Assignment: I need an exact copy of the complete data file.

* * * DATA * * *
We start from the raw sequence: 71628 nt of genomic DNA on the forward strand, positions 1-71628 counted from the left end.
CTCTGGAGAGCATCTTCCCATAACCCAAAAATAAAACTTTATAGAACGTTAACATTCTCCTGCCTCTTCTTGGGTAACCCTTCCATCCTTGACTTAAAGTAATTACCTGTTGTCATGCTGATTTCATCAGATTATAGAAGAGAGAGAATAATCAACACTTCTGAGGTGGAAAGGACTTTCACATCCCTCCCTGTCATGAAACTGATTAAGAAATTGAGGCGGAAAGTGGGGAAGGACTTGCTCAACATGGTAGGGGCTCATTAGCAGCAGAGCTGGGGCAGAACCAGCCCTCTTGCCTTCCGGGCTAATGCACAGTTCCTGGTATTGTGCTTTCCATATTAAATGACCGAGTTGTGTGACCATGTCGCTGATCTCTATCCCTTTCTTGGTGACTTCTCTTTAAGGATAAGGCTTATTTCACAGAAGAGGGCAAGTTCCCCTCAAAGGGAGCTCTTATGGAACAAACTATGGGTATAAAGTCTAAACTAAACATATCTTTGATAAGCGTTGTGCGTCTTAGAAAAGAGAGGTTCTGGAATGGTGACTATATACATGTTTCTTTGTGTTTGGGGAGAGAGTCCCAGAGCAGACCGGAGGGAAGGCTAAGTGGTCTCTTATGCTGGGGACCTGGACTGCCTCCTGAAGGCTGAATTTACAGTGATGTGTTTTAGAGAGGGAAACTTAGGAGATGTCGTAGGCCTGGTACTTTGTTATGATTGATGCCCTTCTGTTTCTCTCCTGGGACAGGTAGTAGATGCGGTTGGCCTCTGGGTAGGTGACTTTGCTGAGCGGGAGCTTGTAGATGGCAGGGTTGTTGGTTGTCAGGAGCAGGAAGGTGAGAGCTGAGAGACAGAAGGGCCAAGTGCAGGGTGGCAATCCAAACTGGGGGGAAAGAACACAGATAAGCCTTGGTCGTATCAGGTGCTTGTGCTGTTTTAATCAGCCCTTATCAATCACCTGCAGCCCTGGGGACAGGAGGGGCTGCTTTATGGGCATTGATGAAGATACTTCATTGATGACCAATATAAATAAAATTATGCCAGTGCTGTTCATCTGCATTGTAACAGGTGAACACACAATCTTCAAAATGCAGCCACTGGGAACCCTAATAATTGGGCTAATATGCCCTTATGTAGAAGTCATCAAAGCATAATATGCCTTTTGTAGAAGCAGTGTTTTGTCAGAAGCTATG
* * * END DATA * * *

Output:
We start from the raw sequence: 71628 nt of genomic DNA on the forward strand, positions 1-71628 counted from the left end.
CTCTGGAGAGCATCTTCCCATAACCCAAAAATAAAACTTTATAGAACGTTAACATTCTCCTGCCTCTTCTTGGGTAACCCTTCCATCCTTGACTTAAAGTAATTACCTGTTGTCATGCTGATTTCATCAGATTATAGAAGAGAGAGAATAATCAACACTTCTGAGGTGGAAAGGACTTTCACATCCCTCCCTGTCATGAAACTGATTAAGAAATTGAGGCGGAAAGTGGGGAAGGACTTGCTCAACATGGTAGGGGCTCATTAGCAGCAGAGCTGGGGCAGAACCAGCCCTCTTGCCTTCCGGGCTAATGCACAGTTCCTGGTATTGTGCTTTCCATATTAAATGACCGAGTTGTGTGACCATGTCGCTGATCTCTATCCCTTTCTTGGTGACTTCTCTTTAAGGATAAGGCTTATTTCACAGAAGAGGGCAAGTTCCCCTCAAAGGGAGCTCTTATGGAACAAACTATGGGTATAAAGTCTAAACTAAACATATCTTTGATAAGCGTTGTGCGTCTTAGAAAAGAGAGGTTCTGGAATGGTGACTATATACATGTTTCTTTGTGTTTGGGGAGAGAGTCCCAGAGCAGACCGGAGGGAAGGCTAAGTGGTCTCTTATGCTGGGGACCTGGACTGCCTCCTGAAGGCTGAATTTACAGTGATGTGTTTTAGAGAGGGAAACTTAGGAGATGTCGTAGGCCTGGTACTTTGTTATGATTGATGCCCTTCTGTTTCTCTCCTGGGACAGGTAGTAGATGCGGTTGGCCTCTGGGTAGGTGACTTTGCTGAGCGGGAGCTTGTAGATGGCAGGGTTGTTGGTTGTCAGGAGCAGGAAGGTGAGAGCTGAGAGACAGAAGGGCCAAGTGCAGGGTGGCAATCCAAACTGGGGGGAAAGAACACAGATAAGCCTTGGTCGTATCAGGTGCTTGTGCTGTTTTAATCAGCCCTTATCAATCACCTGCAGCCCTGGGGACAGGAGGGGCTGCTTTATGGGCATTGATGAAGATACTTCATTGATGACCAATATAAATAAAATTATGCCAGTGCTGTTCATCTGCATTGTAACAGGTGAACACACAATCTTCAAAATGCAGCCACTGGGAACCCTAATAATTGGGCTAATATGCCCTTATGTAGAAGTCATCAAAGCATAATATGCCTTTTGTAGAAGCAGTGTTTTGTCAGAAGCTATG